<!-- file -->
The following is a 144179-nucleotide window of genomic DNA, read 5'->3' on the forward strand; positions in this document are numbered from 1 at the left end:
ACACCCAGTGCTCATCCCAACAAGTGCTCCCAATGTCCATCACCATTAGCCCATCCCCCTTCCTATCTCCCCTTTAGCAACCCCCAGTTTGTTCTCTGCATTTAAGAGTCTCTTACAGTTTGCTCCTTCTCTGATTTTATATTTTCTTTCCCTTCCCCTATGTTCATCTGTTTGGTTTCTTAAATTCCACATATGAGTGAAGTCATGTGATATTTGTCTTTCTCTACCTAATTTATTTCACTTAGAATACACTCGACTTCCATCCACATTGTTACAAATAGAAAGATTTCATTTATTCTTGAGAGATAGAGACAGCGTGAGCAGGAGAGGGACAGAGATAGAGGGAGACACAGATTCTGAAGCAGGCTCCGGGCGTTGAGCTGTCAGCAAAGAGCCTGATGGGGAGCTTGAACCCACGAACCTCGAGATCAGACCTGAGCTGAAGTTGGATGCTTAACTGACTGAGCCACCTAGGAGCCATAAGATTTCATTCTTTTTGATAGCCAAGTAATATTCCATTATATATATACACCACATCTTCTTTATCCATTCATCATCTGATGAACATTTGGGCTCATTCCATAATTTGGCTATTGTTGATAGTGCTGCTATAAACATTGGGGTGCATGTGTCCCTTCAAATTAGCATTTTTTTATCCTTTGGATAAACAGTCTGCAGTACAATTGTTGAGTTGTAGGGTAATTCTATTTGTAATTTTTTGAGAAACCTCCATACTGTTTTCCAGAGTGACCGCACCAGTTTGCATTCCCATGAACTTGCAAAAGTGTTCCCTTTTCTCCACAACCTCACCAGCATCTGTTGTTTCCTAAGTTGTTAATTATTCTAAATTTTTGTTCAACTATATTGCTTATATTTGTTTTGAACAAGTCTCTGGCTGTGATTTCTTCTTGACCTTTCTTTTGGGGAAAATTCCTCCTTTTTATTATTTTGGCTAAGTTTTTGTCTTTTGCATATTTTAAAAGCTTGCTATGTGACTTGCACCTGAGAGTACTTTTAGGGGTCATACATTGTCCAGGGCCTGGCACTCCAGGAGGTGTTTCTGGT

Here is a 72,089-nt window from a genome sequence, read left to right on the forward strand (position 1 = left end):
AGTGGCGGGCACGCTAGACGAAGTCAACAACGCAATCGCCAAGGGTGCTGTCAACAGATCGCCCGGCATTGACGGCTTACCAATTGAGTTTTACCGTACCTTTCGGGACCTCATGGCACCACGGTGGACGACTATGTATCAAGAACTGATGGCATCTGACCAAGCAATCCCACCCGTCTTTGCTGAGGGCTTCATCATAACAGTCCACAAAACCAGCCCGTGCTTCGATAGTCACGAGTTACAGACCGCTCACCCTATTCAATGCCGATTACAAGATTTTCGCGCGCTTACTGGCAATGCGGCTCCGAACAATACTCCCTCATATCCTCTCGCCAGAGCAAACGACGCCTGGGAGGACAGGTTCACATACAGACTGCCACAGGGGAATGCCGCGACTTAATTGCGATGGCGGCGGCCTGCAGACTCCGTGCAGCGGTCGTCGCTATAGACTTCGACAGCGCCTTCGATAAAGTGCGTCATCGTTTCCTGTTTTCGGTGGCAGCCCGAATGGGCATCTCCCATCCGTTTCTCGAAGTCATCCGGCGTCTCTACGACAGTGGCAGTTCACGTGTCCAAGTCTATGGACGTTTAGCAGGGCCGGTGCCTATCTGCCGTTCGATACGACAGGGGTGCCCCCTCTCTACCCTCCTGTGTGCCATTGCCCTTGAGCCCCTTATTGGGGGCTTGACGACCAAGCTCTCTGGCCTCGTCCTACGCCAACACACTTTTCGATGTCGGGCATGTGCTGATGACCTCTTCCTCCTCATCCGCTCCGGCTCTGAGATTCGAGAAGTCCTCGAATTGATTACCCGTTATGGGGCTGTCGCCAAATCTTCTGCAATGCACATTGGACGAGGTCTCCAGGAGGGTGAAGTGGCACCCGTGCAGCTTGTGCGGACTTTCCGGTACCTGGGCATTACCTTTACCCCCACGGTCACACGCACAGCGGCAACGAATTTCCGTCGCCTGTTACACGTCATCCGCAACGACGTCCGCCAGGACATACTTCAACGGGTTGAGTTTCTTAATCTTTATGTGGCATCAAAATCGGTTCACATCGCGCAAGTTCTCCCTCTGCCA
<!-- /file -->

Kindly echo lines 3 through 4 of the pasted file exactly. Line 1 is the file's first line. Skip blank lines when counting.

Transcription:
Here is a 72,089-nt window from a genome sequence, read left to right on the forward strand (position 1 = left end):
AGTGGCGGGCACGCTAGACGAAGTCAACAACGCAATCGCCAAGGGTGCTGTCAACAGATCGCCCGGCATTGACGGCTTACCAATTGAGTTTTACCGTACCTTTCGGGACCTCATGGCACCACGGTGGACGACTATGTATCAAGAACTGATGGCATCTGACCAAGCAATCCCACCCGTCTTTGCTGAGGGCTTCATCATAACAGTCCACAAAACCAGCCCGTGCTTCGATAGTCACGAGTTACAGACCGCTCACCCTATTCAATGCCGATTACAAGATTTTCGCGCGCTTACTGGCAATGCGGCTCCGAACAATACTCCCTCATATCCTCTCGCCAGAGCAAACGACGCCTGGGAGGACAGGTTCACATACAGACTGCCACAGGGGAATGCCGCGACTTAATTGCGATGGCGGCGGCCTGCAGACTCCGTGCAGCGGTCGTCGCTATAGACTTCGACAGCGCCTTCGATAAAGTGCGTCATCGTTTCCTGTTTTCGGTGGCAGCCCGAATGGGCATCTCCCATCCGTTTCTCGAAGTCATCCGGCGTCTCTACGACAGTGGCAGTTCACGTGTCCAAGTCTATGGACGTTTAGCAGGGCCGGTGCCTATCTGCCGTTCGATACGACAGGGGTGCCCCCTCTCTACCCTCCTGTGTGCCATTGCCCTTGAGCCCCTTATTGGGGGCTTGACGACCAAGCTCTCTGGCCTCGTCCTACGCCAACACACTTTTCGATGTCGGGCATGTGCTGATGACCTCTTCCTCCTCATCCGCTCCGGCTCTGAGATTCGAGAAGTCCTCGAATTGATTACCCGTTATGGGGCTGTCGCCAAATCTTCTGCAATGCACATTGGACGAGGTCTCCAGGAGGGTGAAGTGGCACCCGTGCAGCTTGTGCGGACTTTCCGGTACCTGGGCATTACCTTTACCCCCACGGTCACACGCACAGCGGCAACGAATTTCCGTCGCCTGTTACACGTCATCCGCAACGACGTCCGCCAGGACATACTTCAACGGGTTGAGTTTCTTAATCTTTATGTGGCATCAAAATCGGTTCACATCGCGCAAGTTCTCCCTCTGCCA